I imagine my two sisters are quite strict about not using these childhood phrases that no one else understands, these phrases that covered up so much of what was wrong, phrases that made us laugh when maybe something else more mature was needed. Yes, I see how the language added to – maybe even created – the wall that kept us all safe from the rest of the world, hid a lot of reality, and my sisters are both so dedicated to doing things properly – one a 12-step sponsor to the masses, the other a food purist – that they probably forbid the speaking style. But I let it rip, surprised at how on the tip of my tongue it all is.

April Visit, Part Two

A few months ago my mother had mentioned that my father’s sister had sent some writing she had found that my father had done. “I’ll make three copies of it,” my mother had said, “and send each of you girls a copy.”

“Where’s that writing of Dad’s?” I ask when I am there. My mother goes into her bedroom and returns with a large white padded envelope, and I start to go through it, about 50 pages of onionskin, typed.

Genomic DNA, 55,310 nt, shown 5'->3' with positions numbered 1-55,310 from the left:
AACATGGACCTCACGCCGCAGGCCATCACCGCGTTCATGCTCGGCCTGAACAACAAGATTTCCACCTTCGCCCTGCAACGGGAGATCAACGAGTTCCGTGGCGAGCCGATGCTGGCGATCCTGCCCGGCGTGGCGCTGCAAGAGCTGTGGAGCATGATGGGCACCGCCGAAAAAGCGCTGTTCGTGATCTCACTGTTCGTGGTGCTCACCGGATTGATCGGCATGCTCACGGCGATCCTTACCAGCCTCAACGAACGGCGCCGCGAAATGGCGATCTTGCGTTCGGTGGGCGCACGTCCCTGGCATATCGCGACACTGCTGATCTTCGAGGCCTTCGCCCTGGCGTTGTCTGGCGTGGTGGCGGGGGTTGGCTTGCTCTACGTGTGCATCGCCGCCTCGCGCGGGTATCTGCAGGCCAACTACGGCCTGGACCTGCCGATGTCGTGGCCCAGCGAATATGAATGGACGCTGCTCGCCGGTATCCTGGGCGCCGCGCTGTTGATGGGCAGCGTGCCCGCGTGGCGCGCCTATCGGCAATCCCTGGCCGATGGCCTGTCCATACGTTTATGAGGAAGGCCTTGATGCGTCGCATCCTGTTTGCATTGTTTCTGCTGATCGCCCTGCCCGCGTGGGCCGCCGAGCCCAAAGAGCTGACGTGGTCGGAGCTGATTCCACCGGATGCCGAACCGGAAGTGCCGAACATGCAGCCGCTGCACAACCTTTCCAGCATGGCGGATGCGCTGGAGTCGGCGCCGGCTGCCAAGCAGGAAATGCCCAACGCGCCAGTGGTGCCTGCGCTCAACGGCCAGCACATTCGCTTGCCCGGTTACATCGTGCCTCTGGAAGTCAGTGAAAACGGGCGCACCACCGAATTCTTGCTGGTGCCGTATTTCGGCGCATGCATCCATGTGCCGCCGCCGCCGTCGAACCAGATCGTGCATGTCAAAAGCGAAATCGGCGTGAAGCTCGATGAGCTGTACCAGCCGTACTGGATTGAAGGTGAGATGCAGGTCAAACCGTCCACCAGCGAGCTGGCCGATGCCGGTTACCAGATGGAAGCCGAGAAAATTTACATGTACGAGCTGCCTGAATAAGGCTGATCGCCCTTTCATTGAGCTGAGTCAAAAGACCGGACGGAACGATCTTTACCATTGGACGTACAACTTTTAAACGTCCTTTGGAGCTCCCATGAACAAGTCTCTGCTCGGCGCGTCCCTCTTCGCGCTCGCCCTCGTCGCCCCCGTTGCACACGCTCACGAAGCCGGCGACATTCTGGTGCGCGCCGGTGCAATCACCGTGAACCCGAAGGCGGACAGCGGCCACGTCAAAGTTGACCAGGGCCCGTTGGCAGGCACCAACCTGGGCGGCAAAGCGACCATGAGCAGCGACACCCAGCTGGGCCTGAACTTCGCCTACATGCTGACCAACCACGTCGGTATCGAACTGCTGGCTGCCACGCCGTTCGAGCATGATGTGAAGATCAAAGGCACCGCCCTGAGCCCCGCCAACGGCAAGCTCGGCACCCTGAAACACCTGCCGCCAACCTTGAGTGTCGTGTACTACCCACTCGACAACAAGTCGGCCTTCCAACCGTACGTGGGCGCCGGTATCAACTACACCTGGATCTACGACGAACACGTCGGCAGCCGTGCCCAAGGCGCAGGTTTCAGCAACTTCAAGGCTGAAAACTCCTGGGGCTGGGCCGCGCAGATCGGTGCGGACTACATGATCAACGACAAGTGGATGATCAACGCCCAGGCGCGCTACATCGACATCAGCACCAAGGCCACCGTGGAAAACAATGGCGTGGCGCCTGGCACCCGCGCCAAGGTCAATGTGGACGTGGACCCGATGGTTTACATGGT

I have seen these pages before I realize. I come across two passages I thought I had lost forever. I had first read them decades ago when I found these and similar pages in my father’s filing cabinet. Most of the writing, I surmised at the time, was about politics and economics and I breezed over it. But I had always remembered two short pieces – one a few lines long about a child identified as “M,” pointing from a window, and another description of being in a New York City coffee shop, ordering coffee, the cream congealed and disgusting.

I had never thought I’d see those pages again, but they have traveled back and forth across the globe and are back in my lap again.

This time I read the other parts a little more closely and see things I did not see before. They are dated 1959. “Gosh, Dad’s English was good,” I say to my mother after reading for while – because the writing is fluent and sophisticated and I know he’d only been speaking English then for less than 10 years.